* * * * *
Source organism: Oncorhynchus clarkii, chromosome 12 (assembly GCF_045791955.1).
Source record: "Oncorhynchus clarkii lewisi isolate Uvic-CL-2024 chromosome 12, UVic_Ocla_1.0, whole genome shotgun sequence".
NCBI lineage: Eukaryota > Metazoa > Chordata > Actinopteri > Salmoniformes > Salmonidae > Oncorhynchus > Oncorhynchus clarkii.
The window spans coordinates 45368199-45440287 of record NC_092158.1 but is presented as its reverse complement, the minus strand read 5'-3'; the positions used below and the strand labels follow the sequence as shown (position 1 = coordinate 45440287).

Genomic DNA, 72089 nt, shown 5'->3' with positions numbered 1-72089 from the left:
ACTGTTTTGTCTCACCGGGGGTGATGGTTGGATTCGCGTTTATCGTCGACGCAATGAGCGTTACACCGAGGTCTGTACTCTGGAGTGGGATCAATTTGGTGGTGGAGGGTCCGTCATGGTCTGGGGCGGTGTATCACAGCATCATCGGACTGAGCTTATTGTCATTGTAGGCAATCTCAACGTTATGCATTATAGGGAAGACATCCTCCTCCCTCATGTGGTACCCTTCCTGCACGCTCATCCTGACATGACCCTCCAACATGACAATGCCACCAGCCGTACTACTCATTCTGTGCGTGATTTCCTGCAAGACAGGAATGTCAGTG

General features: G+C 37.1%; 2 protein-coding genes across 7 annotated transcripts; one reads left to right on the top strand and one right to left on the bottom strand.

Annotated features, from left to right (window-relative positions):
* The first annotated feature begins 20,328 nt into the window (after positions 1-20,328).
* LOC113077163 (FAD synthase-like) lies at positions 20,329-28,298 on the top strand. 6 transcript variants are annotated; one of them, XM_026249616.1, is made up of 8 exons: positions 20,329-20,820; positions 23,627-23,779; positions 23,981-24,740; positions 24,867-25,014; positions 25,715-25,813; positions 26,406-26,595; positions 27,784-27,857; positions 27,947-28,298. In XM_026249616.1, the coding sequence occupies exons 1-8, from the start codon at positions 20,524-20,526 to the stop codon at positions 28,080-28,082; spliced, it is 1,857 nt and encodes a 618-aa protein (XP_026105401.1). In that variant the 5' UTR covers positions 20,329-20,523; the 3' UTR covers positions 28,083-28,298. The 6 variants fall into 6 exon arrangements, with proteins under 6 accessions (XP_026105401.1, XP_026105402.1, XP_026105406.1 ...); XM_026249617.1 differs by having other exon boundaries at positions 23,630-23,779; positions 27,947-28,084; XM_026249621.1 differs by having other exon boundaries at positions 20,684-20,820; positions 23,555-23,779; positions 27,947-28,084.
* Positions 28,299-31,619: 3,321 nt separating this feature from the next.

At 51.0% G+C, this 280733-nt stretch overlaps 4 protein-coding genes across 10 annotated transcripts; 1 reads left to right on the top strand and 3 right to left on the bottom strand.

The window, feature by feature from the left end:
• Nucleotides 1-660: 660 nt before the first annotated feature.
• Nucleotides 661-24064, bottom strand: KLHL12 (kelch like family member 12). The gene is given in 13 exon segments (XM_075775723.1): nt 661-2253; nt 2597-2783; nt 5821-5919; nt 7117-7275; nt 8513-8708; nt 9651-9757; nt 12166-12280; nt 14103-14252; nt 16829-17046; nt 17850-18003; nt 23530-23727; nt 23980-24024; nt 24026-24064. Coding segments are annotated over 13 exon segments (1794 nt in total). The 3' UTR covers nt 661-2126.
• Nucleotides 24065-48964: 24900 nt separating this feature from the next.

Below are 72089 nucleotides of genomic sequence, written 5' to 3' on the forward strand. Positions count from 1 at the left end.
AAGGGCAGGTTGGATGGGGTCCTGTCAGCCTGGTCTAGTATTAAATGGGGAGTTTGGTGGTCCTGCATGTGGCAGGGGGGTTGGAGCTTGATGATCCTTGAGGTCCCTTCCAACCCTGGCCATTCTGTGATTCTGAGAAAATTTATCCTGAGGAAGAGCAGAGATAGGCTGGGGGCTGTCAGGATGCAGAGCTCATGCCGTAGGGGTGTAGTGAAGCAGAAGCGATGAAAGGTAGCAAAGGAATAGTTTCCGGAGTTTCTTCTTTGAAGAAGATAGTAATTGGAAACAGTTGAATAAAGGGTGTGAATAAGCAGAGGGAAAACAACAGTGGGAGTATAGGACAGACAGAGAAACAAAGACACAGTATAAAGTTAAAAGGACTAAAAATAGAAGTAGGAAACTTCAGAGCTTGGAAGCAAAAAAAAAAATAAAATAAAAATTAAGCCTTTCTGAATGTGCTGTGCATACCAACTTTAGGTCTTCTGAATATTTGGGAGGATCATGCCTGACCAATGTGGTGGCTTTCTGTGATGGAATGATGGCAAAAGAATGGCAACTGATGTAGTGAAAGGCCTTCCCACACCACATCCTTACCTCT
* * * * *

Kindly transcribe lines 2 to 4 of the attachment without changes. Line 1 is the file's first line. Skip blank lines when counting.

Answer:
Source record: "Oncorhynchus clarkii lewisi isolate Uvic-CL-2024 chromosome 12, UVic_Ocla_1.0, whole genome shotgun sequence".
NCBI lineage: Eukaryota > Metazoa > Chordata > Actinopteri > Salmoniformes > Salmonidae > Oncorhynchus > Oncorhynchus clarkii.
The window spans coordinates 45368199-45440287 of record NC_092158.1 but is presented as its reverse complement, the minus strand read 5'-3'; the positions used below and the strand labels follow the sequence as shown (position 1 = coordinate 45440287).